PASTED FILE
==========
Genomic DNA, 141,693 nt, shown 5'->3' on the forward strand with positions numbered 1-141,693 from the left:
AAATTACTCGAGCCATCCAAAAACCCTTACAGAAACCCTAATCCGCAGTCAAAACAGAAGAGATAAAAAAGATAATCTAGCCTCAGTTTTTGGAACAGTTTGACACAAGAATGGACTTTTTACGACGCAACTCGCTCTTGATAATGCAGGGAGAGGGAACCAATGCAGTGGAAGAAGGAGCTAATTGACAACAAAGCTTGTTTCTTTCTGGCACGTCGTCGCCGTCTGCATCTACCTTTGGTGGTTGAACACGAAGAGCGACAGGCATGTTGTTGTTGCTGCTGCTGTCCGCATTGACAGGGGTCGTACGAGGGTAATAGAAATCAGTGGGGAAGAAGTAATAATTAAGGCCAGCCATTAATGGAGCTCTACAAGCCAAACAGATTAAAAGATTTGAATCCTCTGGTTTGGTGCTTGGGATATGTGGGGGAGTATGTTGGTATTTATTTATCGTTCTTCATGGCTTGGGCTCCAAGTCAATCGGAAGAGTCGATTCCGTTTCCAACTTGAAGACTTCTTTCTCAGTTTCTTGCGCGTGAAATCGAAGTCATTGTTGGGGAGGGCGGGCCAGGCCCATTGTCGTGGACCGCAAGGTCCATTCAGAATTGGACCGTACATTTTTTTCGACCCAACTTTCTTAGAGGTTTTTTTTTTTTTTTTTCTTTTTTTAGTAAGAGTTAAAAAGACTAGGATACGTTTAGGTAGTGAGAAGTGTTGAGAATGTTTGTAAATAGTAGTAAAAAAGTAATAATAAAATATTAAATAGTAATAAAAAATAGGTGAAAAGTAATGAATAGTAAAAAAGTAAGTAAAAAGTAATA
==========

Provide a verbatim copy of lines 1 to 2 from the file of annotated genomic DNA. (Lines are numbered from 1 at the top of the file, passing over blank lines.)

Genomic DNA, 141,693 nt, shown 5'->3' on the forward strand with positions numbered 1-141,693 from the left:
AAATTACTCGAGCCATCCAAAAACCCTTACAGAAACCCTAATCCGCAGTCAAAACAGAAGAGATAAAAAAGATAATCTAGCCTCAGTTTTTGGAACAGTTTGACACAAGAATGGACTTTTTACGACGCAACTCGCTCTTGATAATGCAGGGAGAGGGAACCAATGCAGTGGAAGAAGGAGCTAATTGACAACAAAGCTTGTTTCTTTCTGGCACGTCGTCGCCGTCTGCATCTACCTTTGGTGGTTGAACACGAAGAGCGACAGGCATGTTGTTGTTGCTGCTGCTGTCCGCATTGACAGGGGTCGTACGAGGGTAATAGAAATCAGTGGGGAAGAAGTAATAATTAAGGCCAGCCATTAATGGAGCTCTACAAGCCAAACAGATTAAAAGATTTGAATCCTCTGGTTTGGTGCTTGGGATATGTGGGGGAGTATGTTGGTATTTATTTATCGTTCTTCATGGCTTGGGCTCCAAGTCAATCGGAAGAGTCGATTCCGTTTCCAACTTGAAGACTTCTTTCTCAGTTTCTTGCGCGTGAAATCGAAGTCATTGTTGGGGAGGGCGGGCCAGGCCCATTGTCGTGGACCGCAAGGTCCATTCAGAATTGGACCGTACATTTTTTTCGACCCAACTTTCTTAGAGGTTTTTTTTTTTTTTTTTCTTTTTTTAGTAAGAGTTAAAAAGACTAGGATACGTTTAGGTAGTGAGAAGTGTTGAGAATGTTTGTAAATAGTAGTAAAAAAGTAATAATAAAATATTAAATAGTAATAAAAAATAGGTGAAAAGTAATGAATAGTAAAAAAGTAAGTAAAAAGTAATA